With all these enemies lurking about, working in manufacturing entails risk perspective. We have to be aware that we have the probability-based and historical data and the knowledge derived from it on the one side, but we also have the surprise on the other side. And it’s AI’s part to fill that gap between our knowledge and the surprises.

In order to do that, we need to have a tool in place that brings all the company data in one place and enable running AI systems. This tool, or tools, is the digital twins.

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Digital twins

Digital twins enable technology to run AI systems, maintains Diego. They represent data repositories, models or virtualisation of the assets in order to perform the two main goals of digitalisation: increasing performance and decreasing failures, but they also provide business KPIs of the assets.

These digital twins have been evolving extremely rapidly, Diego highlights. The first generation is digital twins 1.0, which is basic machine learning where the OT data of the asset is fed into the anomaly detection model.

The need to integrate the IT systems into the digital twins led to the second generation of digital twins. Bringing the taxonomies and ontologies of all assets together in the digital twins, and converging OT and IT technology create the digital twins 2.0. This second generation of digital twins is combining data in real-time from the asset and data from the IT systems in order to produce metadata to be exploited.

However, digital twins 2.0 still have certain limitations in that they’re not employing all the available data in the organisation. There is so much more data that the organisation collects that is not related to the asset but is still crucial to be considered. When the contextual data is brought to the asset, we create context awareness, which refers to all the circumstances related to the asset described by the dataset – giving rise to the digital twins 2.1. or digital twins 2.X, as Diego describes. Even with context awareness, the digital twins 2.X have limitations in regards to certain failures and performance that are not in the dataset and can’t be predicted (black swan loses).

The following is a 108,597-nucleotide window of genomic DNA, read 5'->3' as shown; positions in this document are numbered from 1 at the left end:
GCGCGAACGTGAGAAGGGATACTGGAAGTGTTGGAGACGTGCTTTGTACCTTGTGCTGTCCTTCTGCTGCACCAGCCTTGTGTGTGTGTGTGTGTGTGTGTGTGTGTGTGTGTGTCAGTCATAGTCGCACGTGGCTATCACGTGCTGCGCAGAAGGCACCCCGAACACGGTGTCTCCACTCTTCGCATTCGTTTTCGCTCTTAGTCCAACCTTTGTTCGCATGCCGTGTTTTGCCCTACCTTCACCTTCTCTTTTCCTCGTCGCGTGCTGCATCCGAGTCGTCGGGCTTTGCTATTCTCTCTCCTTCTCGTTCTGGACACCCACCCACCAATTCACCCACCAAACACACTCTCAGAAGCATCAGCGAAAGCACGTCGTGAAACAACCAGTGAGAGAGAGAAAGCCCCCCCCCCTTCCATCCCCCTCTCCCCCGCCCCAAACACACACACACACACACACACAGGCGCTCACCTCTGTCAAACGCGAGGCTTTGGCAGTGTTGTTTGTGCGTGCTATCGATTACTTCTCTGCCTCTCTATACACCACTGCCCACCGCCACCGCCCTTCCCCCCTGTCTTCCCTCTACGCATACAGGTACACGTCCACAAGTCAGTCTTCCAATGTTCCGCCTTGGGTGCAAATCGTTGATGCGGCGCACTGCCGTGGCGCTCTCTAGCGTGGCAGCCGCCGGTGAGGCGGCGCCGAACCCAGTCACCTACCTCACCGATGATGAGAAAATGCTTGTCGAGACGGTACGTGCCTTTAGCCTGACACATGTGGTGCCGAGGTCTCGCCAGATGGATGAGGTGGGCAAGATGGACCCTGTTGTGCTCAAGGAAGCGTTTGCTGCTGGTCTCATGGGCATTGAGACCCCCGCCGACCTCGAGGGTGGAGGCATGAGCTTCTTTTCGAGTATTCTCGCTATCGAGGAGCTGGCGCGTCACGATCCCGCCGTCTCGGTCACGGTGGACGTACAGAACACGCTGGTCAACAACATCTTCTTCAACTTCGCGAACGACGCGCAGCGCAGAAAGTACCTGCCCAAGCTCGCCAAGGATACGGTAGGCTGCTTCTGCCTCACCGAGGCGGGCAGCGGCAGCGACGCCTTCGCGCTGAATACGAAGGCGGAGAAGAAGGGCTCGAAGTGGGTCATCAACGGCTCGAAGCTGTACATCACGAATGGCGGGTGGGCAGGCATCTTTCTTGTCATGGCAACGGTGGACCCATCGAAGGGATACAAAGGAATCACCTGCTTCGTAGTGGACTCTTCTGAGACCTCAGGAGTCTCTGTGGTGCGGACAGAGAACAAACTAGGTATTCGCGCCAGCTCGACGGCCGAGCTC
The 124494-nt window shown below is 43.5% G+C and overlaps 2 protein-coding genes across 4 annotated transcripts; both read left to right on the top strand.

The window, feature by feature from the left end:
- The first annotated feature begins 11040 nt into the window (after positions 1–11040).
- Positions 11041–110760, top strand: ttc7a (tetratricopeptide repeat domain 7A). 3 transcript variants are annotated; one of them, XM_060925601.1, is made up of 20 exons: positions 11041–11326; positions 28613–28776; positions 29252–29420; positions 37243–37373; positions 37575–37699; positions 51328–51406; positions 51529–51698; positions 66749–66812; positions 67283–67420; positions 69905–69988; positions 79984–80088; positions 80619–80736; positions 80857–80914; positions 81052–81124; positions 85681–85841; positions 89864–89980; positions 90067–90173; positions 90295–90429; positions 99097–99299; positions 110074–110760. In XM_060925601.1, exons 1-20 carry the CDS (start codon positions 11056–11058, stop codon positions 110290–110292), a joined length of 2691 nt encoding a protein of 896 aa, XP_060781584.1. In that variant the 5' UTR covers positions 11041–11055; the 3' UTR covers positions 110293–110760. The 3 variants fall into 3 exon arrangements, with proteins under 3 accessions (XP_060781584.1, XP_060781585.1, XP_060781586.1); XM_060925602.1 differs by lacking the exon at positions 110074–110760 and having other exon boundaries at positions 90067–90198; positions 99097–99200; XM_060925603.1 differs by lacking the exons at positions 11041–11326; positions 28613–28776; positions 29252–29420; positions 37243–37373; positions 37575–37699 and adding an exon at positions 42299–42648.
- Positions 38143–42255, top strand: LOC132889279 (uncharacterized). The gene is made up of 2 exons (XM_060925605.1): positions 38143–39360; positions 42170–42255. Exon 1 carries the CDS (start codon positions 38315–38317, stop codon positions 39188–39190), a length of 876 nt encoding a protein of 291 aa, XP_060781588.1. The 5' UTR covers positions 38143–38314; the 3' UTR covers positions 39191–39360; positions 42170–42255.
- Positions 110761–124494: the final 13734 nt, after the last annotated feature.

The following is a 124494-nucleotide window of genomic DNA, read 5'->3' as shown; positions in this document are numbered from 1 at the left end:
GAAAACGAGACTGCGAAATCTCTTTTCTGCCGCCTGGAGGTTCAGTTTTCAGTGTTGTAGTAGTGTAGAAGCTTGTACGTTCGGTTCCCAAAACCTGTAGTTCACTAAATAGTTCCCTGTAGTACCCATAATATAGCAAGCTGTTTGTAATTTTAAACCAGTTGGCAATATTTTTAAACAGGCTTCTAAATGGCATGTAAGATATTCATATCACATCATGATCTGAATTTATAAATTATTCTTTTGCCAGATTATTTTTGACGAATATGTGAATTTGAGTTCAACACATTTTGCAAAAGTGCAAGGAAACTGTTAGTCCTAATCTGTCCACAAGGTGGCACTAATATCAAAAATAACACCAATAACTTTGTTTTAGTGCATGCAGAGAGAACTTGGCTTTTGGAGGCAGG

To fill this gap, we have to merge the datasets and the physics of the failure – or create hybrid models as Diego calls them. This convergence of the data and physic is called digital twins 3.0. The digital twins 3.0 or hybrid models bring together data from the field, the physics from the failure and the context awareness in order to deliver context-driven services. The digital twins 3.0 are the most sophisticated generation, but that doesn’t render the previous versions 1.0 and 2.0 as useless, points out Diego. Digital twins 1.0 are useful for operational level warnings and early detection, while 2.0 are applied for edge computing and tactical level operation maintenance. And 3.0 is applied to a higher level of strategic management.

digital twins

How digital twins help manufacturing

As Diego stressed earlier in his presentation, the expectations of digital twins are to render virtual commissioning of our assets as digital assets that will serve not only as data repositories to dump all the data in them but they present compound of all databases and the physics of the failure in order to deliver services. 

The evolution of the digital twins deliver the different types of analytics applied in the industry:

  • Diagnostics/Descriptive analytics – applied to have insight into the failures (what happened, why they happened)
  • Predictive analytics – used to predict when the next failure/anomaly is going to happen.
  • Prescriptive analytics – applied to show different implications of decisions models.

AI in the industry is striving to achieve cognitive analytics, analytics that embodies all previous, AI that autonomously learns from past actions, finds correlations, learns from outcomes and gives prescriptions.